What Really Happened: The Bacchae

What Really Happened: The Bacchae

In Euripides’ play, “The Bacchae,” the king of Thebes is an impious man named Pentheus. He dishonors the god, Dionysus, or Bacchus and hates all of the ceremonies taking place in his kingdom in the name of the god. Dionysus plots his revenge and decides to drive all of the women of Thebes mad, including Pentheus’ mother, Agave. These women, the Maenads, live in the mountains worshipping him. Dionysus disguises himself and convinces Pentheus to go to the mountains dressed as a woman, to spy on the Maenads. Later, their traveling companion comes back with a grave tale. When they arrived, Dionysus revealed Pentheus to the Maenads. He told them, as their master, that he was a threat to them, showing him to them as a mountain lion. Agave and the Maenads ran towards him, and despite his desperate cries, tore him limb from limb. Later Agave parades the body throughout Thebes, showing all what she thought to be the mountain lion she hunted. Her father, Cadmus, shows her the terrible crime she has done. When she learns the truth from him she is heartbroken. She laments and washes the body, then collapses in grief, while the chorus explains the importance of hubris. Dionysus gets his ultimate revenge. But this is what really happened:

CADMUS: In that house you bore your husband a child.
What was his name?

AGAVE: His name was Pentheus.
I conceived him with his father.

CADMUS: Well then,
this head your hands are holding—whose is it?

AGAVE: [Hoists the head] Check it out.
It’s a mountain lion. I know, right?
Awesome…. [Looks closer] Wait a minute….

CADMUS: Look at it. You’ll understand more clearly.

AGAVE: Oh jeez.
Wow. That…is not a mountain lion.

CADMUS: Harsh truth-
how you come to light at the wrong moment.

AGAVE: Well, this is uncomfortable.
But I see now. That is…clearly…not a mountain lion.
But you know, the sun was in my eyes, I’ve been having
those weird muscular spasms recently.
[Her hand shakes slightly] Look! There it goes again!

CADMUS: You killed him—
you and your sisters.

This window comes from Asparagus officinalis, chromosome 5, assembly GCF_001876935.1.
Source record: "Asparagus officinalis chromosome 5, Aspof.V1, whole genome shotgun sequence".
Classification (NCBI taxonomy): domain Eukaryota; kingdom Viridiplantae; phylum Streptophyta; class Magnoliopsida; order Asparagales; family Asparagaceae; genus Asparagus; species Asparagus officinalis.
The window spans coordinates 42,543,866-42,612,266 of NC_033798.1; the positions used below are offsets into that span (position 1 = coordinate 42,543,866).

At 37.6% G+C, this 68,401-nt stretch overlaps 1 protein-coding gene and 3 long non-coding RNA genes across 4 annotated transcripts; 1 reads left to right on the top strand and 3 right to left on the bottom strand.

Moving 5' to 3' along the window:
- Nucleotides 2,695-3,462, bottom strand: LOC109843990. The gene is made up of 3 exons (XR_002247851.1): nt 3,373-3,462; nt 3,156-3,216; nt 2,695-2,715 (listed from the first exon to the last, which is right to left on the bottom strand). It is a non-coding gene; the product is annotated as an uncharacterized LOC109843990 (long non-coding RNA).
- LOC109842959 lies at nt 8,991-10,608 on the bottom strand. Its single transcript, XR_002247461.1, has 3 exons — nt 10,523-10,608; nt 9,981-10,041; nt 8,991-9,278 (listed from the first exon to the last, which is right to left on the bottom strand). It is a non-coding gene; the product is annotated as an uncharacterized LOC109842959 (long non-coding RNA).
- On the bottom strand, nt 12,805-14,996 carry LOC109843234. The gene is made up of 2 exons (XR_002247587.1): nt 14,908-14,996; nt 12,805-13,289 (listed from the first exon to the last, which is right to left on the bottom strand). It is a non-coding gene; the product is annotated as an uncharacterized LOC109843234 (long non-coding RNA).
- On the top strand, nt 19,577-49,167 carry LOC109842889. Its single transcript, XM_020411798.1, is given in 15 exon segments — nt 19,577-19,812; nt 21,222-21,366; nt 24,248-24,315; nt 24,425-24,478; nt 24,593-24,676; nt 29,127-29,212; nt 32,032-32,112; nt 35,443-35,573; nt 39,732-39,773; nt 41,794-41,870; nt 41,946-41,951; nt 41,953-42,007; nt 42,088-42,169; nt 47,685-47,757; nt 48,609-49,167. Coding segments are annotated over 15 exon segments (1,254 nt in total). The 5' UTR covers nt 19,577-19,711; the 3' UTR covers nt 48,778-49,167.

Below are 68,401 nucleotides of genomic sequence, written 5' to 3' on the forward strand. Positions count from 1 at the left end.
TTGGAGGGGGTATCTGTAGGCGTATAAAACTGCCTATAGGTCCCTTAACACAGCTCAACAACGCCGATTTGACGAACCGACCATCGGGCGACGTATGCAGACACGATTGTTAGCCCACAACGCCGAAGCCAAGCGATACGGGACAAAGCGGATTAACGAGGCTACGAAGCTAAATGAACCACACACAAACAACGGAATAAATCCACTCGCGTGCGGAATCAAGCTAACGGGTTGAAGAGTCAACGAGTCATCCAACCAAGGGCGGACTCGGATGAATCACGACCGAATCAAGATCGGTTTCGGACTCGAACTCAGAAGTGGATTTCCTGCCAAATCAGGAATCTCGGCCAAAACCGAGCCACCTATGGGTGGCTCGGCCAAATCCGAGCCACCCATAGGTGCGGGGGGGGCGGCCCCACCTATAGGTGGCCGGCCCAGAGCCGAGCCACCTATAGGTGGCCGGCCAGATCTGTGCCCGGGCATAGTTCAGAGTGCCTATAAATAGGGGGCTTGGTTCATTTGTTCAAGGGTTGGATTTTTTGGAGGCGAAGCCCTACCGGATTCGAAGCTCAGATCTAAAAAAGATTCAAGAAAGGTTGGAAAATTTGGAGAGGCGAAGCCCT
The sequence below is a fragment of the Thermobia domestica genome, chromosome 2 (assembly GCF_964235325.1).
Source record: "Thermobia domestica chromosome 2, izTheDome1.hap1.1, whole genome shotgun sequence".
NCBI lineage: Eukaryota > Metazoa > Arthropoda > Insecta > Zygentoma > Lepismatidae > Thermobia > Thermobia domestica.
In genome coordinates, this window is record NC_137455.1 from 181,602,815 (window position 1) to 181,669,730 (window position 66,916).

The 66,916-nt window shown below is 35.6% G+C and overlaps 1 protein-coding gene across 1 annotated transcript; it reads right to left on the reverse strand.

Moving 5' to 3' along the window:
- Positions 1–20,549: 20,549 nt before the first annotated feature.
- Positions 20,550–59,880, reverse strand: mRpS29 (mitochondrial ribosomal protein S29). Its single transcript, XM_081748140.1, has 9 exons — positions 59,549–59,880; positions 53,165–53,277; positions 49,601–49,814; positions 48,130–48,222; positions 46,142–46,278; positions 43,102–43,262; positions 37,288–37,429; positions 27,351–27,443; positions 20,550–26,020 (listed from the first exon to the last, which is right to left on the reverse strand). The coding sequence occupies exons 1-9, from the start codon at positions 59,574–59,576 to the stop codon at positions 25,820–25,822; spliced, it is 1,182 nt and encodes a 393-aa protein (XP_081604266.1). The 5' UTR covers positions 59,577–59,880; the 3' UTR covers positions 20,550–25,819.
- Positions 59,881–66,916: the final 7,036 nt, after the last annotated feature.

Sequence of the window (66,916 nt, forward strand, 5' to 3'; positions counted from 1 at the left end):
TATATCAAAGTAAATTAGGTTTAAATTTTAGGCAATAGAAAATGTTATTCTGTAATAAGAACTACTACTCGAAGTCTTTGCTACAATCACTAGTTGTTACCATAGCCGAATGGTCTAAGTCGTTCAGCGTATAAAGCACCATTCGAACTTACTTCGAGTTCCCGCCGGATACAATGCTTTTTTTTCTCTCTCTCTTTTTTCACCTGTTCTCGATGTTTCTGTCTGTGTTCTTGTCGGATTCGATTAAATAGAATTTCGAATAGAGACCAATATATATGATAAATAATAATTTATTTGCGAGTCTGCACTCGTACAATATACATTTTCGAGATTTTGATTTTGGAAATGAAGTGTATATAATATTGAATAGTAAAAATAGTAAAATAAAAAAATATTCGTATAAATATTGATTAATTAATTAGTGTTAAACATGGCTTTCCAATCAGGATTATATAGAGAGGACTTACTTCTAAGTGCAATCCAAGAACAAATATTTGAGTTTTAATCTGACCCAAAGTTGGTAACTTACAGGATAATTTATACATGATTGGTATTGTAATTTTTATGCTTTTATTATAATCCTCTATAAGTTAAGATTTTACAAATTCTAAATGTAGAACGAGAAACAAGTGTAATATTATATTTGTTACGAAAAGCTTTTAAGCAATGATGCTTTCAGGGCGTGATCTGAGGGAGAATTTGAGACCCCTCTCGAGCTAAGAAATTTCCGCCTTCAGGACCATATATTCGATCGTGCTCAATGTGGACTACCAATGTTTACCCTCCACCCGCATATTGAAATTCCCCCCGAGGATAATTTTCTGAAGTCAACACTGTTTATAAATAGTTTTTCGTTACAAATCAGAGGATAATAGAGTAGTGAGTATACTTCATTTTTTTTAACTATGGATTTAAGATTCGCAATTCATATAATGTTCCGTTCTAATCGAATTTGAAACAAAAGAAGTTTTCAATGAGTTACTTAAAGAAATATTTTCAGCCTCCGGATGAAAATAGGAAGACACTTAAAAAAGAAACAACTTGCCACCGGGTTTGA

AGAVE: Well, we all have our off-days don’t we?
Come on, father, remember the other day,
you spilled marinara on your favorite tie?
We all make silly mistakes. Like this,
[Gestures to the head]
This is just…silly. And this,
[Gestures to the angry crowd]
…is even sillier.

CHORUS: What is wisdom? What is finer
than the rights men get from gods—
to hold their powerful hands
over the heads of their enemies?

AGAVE: Look, guys. Not right now, okay?
This is…a delicate situation.

CHORUS: The gods appear in many forms,
carrying with them unwelcome things.
What people thought would happen never did.
What they did not expect, the gods made happen.
That’s what this story has revealed.

AGAVE: Okay. Shut up. Stop narrating our lives.
It was cute at first. Now it’s just annoying.

CADMUS: I had trouble tracking the body down.
I brought back what I found.

AGAVE: Oh. Gross.
Well, guys, at the risk of sounding shameless
you have to admit, I did an okay job.
Yea, I know, I’ve been hitting the gym.
But yea, yea. Not the point, I get it.
But seriously though, how cool would it have been,
if I had killed a mountain lion with my bare hands.
You would have been all, “That’s so cool, Agave.”
And the chorus would’ve been like, “Yea, you’re awesome.
Praise be to Agave. “

CADMUS: Child, we’ve stumbled into this disaster.

AGAVE: Yea, I know. It looks bad.
But…in my defense…to be fair….
Look it’s Zeus!
Valerie Bodurtha, Age 16, Grade 11, Horace Mann School, Honorable Mention

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